I'm one who believes there is much for the church to learn from the wider world – specifically, the organizational life of entities trying to expand a customer base.
No, the church is not a retail organization.
No, we are not after "customers," per se.
Now don't make me qualify this in a thousand common-sensical ways. Let's just say there are lessons to be learned from those who are trying to connect a "product" to an "audience."
So let's learn some.
This time from Applebee's.
If you're like me, you throw Applebee's into the same box as Chili's, Ruby Tuesday, TGI Friday's and every other restaurant of that type. I couldn't tell you the difference between their menu or décor if my life depended on it. To me, they're all the same restaurant.
Applebee's wanted to set itself apart. Specifically, by going after millennials. So they left their family fare, went hip and trendy and waited for the customer base to expand.
In fact, Applebee's announced this month they will close 130 restaurants by year end.
According to Applebee's executive John Cywinski, the chain hoped to lure "a more youthful and affluent demographic with a more independent or even sophisticated dining mindset, including a clear pendulum swing toward millennials." So out went bargain fares and "all-you-can-eat," and in came barbecue shrimp in a sriracha-lime sauce.
Result? Sales dropped more than 6% from the previous year.
The official conclusion? "This pursuit led to decisions that created confusion among core guests as Applebee's drifted from its… middle-America roots and its abundant value positioning."
Translation: Millennials didn't go for it, and in going after millennials they lost their core base of customers.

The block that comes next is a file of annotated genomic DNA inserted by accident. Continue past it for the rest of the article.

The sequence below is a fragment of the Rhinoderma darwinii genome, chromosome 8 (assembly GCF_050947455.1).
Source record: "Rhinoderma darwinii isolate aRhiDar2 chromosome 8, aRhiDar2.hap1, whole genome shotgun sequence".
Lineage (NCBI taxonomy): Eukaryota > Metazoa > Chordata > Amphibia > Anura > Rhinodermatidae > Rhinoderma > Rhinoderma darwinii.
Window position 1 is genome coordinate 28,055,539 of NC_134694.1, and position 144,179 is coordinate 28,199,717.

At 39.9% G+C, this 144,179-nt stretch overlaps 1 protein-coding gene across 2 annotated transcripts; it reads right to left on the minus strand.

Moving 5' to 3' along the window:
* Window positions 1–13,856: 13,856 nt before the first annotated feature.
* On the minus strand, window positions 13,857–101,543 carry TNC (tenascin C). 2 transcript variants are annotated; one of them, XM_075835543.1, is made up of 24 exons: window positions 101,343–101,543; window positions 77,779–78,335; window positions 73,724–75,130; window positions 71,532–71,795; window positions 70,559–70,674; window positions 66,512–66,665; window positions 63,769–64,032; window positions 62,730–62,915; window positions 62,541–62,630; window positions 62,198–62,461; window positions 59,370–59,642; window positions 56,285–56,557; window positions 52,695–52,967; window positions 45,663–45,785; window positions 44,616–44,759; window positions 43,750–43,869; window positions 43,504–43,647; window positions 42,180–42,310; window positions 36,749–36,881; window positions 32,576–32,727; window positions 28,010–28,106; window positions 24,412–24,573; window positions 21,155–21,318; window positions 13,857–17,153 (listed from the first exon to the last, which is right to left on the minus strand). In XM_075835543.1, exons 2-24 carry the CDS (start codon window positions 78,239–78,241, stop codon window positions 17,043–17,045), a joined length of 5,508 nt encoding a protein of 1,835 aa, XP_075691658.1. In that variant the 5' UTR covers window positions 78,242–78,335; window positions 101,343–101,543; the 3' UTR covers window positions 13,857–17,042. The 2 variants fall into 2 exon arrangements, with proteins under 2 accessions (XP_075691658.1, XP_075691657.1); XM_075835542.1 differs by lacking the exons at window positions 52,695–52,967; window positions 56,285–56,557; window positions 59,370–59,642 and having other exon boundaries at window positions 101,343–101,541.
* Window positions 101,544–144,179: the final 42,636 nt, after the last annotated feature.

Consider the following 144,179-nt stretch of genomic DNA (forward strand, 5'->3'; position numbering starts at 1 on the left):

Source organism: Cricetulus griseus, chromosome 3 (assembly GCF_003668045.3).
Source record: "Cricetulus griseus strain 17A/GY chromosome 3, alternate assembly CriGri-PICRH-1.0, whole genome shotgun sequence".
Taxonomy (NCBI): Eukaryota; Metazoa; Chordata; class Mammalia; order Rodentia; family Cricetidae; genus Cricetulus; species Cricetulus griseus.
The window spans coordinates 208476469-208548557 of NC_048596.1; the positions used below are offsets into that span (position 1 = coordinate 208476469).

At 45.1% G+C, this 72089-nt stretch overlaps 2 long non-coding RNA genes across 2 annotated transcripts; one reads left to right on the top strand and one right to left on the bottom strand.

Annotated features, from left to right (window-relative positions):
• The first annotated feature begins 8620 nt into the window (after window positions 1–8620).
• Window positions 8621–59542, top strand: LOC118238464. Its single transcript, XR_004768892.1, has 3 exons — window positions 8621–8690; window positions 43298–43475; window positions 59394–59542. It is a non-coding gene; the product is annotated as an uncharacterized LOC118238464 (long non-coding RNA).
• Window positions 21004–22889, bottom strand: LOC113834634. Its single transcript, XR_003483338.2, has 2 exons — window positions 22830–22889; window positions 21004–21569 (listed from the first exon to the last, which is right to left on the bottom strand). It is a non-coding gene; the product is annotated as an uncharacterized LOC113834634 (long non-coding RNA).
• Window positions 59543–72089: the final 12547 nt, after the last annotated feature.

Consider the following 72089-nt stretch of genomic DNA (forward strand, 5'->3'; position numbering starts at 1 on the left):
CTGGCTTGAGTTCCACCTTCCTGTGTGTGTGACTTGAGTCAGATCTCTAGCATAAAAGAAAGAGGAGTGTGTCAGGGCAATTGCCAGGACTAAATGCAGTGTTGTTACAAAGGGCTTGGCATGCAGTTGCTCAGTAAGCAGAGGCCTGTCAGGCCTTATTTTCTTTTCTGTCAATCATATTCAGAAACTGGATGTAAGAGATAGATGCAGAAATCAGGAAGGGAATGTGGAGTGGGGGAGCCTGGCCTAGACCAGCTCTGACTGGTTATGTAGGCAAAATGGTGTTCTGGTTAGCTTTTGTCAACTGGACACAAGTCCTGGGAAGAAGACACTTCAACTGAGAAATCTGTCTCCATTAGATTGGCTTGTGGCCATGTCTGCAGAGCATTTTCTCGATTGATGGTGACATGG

You smell the application coming, don't you?
There are a vast number of churches hoping new attenders will come by throwing out an old style or ministry "menu" and trotting in something new. They often do it in a wooden and cumbersome way, losing the previously content core of the church in the process, who never understood why the changes needed to be made in the first place.
The goal of Applebee's wasn't wrong. In fact, it was right. If you don't appeal to those outside of your current customer base, you won't add new customers.
It was how they did it.
You must be able to make strategic changes to expand your reach while at the same time bringing your current base along with you for the ride. If Applebee's doesn't reach younger generations, they will soon file for bankruptcy; if they don't retain at least some of their core, they won't have the resources to exist while they reach out.
I feel this is actually easier to do in a church than a restaurant, because you can appeal to a mission – a cause – that trumps personal tastes. There is nothing Applebee's can do to make a current customer accept a menu they do not want. But there is much a leader can do to motivate a current church attender to die to themselves in order to reach a lost world.
But, again, the key is knowing how to do it.
In my book Rethinking the Church, the last chapter is devoted entirely to moving from "rethinking" to "change." In that chapter, I detail how to change a church without killing it, how to transition without having a train wreck and how to move forward while bringing everyone along with you.
There really is a way.
But it is a set of learned skills, ones that many do not know.
Just ask Applebee's.
James Emery White
Ana Lucia Murillo, "Applebee's Gives Up On Millennials After Failed Rebranding Efforts," NPR, August 15, 2017, read online.
James Emery White, Rethinking the Church.